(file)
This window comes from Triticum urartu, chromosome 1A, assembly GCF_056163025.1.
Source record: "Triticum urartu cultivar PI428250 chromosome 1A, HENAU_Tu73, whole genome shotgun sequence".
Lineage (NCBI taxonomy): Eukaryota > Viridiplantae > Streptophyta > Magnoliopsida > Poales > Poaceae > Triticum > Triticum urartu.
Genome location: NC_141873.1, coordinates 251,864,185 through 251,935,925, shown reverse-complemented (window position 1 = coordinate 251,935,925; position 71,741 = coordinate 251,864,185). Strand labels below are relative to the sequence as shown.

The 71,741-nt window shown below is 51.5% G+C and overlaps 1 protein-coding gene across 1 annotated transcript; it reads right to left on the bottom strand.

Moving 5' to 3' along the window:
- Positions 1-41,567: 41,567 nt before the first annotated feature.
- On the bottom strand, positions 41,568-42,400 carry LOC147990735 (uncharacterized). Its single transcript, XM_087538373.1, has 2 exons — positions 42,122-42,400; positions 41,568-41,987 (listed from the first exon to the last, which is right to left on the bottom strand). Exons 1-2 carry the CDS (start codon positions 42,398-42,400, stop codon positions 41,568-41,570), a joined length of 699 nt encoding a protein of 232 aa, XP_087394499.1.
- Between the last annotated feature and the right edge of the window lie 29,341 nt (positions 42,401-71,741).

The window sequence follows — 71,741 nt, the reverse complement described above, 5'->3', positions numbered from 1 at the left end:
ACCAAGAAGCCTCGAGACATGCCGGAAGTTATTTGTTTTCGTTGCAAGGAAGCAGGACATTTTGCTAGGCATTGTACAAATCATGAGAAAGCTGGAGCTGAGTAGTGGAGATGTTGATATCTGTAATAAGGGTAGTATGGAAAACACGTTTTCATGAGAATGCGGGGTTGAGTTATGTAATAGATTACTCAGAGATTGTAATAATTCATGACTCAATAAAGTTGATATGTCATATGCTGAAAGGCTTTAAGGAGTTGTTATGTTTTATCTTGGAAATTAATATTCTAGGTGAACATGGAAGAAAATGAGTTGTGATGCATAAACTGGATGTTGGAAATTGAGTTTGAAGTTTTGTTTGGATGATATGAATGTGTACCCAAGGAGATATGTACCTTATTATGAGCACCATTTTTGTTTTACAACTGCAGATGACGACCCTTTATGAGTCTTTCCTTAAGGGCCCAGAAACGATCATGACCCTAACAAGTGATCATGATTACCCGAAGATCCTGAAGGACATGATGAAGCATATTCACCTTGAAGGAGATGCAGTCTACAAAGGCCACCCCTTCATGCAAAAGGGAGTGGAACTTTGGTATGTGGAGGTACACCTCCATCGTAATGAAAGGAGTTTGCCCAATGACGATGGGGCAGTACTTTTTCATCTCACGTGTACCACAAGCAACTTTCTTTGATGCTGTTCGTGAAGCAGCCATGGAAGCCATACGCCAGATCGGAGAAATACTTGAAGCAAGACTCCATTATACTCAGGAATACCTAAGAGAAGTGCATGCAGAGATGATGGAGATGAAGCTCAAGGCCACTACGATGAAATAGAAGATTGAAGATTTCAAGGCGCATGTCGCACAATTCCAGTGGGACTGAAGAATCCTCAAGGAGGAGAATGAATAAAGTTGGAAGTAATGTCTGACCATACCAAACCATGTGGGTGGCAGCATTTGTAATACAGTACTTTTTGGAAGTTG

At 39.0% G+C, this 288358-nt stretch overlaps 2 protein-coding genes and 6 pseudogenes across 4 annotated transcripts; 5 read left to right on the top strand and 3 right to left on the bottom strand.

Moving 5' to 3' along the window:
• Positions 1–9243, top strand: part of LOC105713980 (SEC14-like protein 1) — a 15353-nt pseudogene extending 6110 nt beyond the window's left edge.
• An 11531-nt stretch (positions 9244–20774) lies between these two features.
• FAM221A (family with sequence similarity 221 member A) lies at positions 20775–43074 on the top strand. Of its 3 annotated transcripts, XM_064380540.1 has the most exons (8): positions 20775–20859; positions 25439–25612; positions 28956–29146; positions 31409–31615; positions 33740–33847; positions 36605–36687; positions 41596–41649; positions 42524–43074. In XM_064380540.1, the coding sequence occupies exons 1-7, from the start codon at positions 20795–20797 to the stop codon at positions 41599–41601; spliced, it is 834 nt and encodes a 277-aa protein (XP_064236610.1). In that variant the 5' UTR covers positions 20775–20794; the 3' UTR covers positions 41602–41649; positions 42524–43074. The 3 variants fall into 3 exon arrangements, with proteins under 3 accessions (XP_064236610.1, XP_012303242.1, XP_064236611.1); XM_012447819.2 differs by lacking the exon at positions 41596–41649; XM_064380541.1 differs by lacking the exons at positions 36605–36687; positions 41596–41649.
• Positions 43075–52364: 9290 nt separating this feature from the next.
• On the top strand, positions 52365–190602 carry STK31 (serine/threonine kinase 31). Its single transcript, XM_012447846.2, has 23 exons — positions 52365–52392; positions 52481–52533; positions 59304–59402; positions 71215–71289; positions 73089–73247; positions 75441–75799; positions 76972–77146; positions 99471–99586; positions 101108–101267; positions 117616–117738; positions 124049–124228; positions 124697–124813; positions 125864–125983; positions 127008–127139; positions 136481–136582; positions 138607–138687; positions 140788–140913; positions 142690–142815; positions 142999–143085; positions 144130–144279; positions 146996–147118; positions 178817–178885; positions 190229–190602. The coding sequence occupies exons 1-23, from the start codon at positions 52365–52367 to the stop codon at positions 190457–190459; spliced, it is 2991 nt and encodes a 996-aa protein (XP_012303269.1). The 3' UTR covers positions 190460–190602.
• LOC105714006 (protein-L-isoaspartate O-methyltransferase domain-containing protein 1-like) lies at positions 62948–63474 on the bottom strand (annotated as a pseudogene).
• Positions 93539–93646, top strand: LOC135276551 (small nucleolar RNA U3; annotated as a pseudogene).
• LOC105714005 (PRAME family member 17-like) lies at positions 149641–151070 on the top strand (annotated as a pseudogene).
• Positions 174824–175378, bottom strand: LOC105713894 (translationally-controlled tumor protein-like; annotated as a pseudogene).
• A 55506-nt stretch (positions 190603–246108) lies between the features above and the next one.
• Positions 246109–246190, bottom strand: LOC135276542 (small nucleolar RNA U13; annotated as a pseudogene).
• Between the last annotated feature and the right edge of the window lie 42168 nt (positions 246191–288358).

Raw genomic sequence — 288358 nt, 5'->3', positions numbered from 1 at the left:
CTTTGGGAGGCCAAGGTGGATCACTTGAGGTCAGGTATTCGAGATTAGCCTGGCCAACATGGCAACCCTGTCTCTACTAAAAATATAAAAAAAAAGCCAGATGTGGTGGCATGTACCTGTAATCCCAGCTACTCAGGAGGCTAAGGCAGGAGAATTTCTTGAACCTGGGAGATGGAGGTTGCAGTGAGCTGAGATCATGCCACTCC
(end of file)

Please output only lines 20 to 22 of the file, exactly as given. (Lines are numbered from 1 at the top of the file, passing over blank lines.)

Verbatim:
• Positions 93539–93646, top strand: LOC135276551 (small nucleolar RNA U3; annotated as a pseudogene).
• LOC105714005 (PRAME family member 17-like) lies at positions 149641–151070 on the top strand (annotated as a pseudogene).
• Positions 174824–175378, bottom strand: LOC105713894 (translationally-controlled tumor protein-like; annotated as a pseudogene).